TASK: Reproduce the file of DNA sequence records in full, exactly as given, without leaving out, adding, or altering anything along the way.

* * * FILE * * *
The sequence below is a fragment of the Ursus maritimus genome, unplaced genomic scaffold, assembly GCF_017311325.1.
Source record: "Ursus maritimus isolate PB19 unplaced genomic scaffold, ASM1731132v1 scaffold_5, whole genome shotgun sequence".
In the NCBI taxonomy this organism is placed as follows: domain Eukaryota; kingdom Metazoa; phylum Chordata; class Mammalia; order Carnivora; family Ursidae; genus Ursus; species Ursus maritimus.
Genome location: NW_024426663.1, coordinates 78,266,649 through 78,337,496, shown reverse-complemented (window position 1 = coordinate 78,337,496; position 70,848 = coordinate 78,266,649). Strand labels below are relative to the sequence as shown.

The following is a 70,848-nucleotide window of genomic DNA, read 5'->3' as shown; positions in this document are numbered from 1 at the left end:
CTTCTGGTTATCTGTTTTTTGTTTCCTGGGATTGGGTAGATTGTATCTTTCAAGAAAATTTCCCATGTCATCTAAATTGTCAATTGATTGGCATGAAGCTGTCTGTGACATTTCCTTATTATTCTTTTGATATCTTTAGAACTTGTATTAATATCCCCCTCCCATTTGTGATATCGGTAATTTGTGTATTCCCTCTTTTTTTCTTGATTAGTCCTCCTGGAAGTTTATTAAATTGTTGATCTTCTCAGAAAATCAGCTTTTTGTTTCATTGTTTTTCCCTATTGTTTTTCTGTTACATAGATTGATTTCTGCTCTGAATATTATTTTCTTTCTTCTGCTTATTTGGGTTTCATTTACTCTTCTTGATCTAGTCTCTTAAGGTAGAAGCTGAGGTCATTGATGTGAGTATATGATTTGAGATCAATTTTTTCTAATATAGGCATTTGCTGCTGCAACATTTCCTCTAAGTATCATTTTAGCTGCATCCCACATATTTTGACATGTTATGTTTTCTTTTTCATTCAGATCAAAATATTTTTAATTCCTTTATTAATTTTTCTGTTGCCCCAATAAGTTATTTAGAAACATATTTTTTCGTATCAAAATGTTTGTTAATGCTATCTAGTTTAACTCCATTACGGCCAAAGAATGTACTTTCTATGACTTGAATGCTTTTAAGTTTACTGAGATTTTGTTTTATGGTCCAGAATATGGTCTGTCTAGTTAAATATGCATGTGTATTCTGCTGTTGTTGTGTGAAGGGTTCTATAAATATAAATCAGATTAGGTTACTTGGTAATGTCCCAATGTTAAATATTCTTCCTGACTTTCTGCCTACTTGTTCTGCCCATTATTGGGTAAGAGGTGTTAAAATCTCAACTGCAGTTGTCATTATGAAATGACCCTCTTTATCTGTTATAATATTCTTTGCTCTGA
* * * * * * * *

The sequence below is a fragment of the Ursus maritimus genome, unplaced genomic scaffold, assembly GCF_017311325.1.
Source record: "Ursus maritimus isolate PB19 unplaced genomic scaffold, ASM1731132v1 scaffold_5, whole genome shotgun sequence".
In the NCBI taxonomy this organism is placed as follows: domain Eukaryota; kingdom Metazoa; phylum Chordata; class Mammalia; order Carnivora; family Ursidae; genus Ursus; species Ursus maritimus.
Genome location: NW_024426663.1, coordinates 78,266,649 through 78,337,496, shown reverse-complemented (window position 1 = coordinate 78,337,496; position 70,848 = coordinate 78,266,649). Strand labels below are relative to the sequence as shown.

The following is a 70,848-nucleotide window of genomic DNA, read 5'->3' as shown; positions in this document are numbered from 1 at the left end:
CTTCTGGTTATCTGTTTTTTGTTTCCTGGGATTGGGTAGATTGTATCTTTCAAGAAAATTTCCCATGTCATCTAAATTGTCAATTGATTGGCATGAAGCTGTCTGTGACATTTCCTTATTATTCTTTTGATATCTTTAGAACTTGTATTAATATCCCCCTCCCATTTGTGATATCGGTAATTTGTGTATTCCCTCTTTTTTTCTTGATTAGTCCTCCTGGAAGTTTATTAAATTGTTGATCTTCTCAGAAAATCAGCTTTTTGTTTCATTGTTTTTCCCTATTGTTTTTCTGTTACATAGATTGATTTCTGCTCTGAATATTATTTTCTTTCTTCTGCTTATTTGGGTTTCATTTACTCTTCTTGATCTAGTCTCTTAAGGTAGAAGCTGAGGTCATTGATGTGAGTATATGATTTGAGATCAATTTTTTCTAATATAGGCATTTGCTGCTGCAACATTTCCTCTAAGTATCATTTTAGCTGCATCCCACATATTTTGACATGTTATGTTTTCTTTTTCATTCAGATCAAAATATTTTTAATTCCTTTATTAATTTTTCTGTTGCCCCAATAAGTTATTTAGAAACATATTTTTTCGTATCAAAATGTTTGTTAATGCTATCTAGTTTAACTCCATTACGGCCAAAGAATGTACTTTCTATGACTTGAATGCTTTTAAGTTTACTGAGATTTTGTTTTATGGTCCAGAATATGGTCTGTCTAGTTAAATATGCATGTGTATTCTGCTGTTGTTGTGTGAAGGGTTCTATAAATATAAATCAGATTAGGTTACTTGGTAATGTCCCAATGTTAAATATTCTTCCTGACTTTCTGCCTACTTGTTCTGCCCATTATTGGGTAAGAGGTGTTAAAATCTCAACTGCAGTTGTCATTATGAAATGACCCTCTTTATCTGTTATAATATTCTTTGCTCTGA